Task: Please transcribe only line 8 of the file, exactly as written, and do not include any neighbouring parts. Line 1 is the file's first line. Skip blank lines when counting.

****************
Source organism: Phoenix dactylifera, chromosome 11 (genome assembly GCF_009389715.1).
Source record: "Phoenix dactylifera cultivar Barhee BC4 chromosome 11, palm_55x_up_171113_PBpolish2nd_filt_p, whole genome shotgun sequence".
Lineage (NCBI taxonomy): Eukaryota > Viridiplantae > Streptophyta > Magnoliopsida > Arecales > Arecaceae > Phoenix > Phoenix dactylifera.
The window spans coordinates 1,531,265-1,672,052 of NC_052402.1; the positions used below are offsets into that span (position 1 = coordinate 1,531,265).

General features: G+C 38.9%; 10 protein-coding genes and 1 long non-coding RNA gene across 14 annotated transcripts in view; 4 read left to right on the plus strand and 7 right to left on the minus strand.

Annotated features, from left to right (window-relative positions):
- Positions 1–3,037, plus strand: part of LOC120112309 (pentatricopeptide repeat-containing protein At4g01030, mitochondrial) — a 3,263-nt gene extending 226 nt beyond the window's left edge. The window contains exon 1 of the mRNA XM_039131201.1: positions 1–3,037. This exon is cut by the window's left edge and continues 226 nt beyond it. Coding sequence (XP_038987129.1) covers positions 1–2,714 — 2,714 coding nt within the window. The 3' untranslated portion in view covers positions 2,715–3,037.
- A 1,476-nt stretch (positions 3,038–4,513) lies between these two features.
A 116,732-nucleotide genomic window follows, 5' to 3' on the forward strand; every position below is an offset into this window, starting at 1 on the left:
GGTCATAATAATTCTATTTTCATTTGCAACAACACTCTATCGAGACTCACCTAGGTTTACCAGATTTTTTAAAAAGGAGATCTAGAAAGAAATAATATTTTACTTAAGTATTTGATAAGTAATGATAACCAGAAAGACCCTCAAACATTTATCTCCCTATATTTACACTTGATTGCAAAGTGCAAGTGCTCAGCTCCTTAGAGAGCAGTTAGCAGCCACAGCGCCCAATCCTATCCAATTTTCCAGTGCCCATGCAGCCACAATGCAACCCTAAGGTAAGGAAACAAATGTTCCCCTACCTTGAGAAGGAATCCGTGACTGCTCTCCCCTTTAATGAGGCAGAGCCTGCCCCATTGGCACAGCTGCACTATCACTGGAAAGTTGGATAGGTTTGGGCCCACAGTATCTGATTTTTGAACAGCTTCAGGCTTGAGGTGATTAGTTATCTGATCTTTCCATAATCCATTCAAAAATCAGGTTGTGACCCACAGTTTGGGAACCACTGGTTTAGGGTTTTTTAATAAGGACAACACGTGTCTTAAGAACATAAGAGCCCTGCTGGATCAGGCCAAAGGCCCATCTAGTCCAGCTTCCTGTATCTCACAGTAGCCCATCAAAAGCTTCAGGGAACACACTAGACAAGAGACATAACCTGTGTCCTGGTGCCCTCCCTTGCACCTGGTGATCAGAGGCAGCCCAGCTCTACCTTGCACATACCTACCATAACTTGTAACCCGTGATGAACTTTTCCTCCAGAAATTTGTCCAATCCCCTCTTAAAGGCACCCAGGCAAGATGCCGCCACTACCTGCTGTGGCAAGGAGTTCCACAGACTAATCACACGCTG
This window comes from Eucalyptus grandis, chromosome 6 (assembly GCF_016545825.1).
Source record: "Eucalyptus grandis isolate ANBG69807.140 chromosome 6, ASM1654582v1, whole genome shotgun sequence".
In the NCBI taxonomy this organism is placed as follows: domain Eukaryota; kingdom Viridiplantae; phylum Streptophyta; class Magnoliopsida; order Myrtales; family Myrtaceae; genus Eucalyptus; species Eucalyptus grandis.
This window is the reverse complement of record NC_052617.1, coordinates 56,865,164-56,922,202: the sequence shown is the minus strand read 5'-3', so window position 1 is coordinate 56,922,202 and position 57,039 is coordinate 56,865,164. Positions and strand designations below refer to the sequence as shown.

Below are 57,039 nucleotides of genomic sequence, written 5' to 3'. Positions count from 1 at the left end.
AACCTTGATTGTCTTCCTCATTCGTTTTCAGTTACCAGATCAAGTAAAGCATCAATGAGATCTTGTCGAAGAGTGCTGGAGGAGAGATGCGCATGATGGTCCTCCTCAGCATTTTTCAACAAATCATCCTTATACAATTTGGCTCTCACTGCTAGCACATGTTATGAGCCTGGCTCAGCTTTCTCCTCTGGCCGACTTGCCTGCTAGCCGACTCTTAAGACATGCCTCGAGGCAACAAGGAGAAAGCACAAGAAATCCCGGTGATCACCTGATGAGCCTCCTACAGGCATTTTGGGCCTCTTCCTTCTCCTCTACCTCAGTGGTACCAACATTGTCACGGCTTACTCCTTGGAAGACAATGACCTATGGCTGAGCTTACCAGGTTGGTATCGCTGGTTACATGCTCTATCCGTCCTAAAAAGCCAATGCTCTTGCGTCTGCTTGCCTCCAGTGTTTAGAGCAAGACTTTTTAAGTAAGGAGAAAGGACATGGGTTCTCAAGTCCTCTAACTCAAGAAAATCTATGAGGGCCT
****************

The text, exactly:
- A 1,476-nt stretch (positions 3,038–4,513) lies between these two features.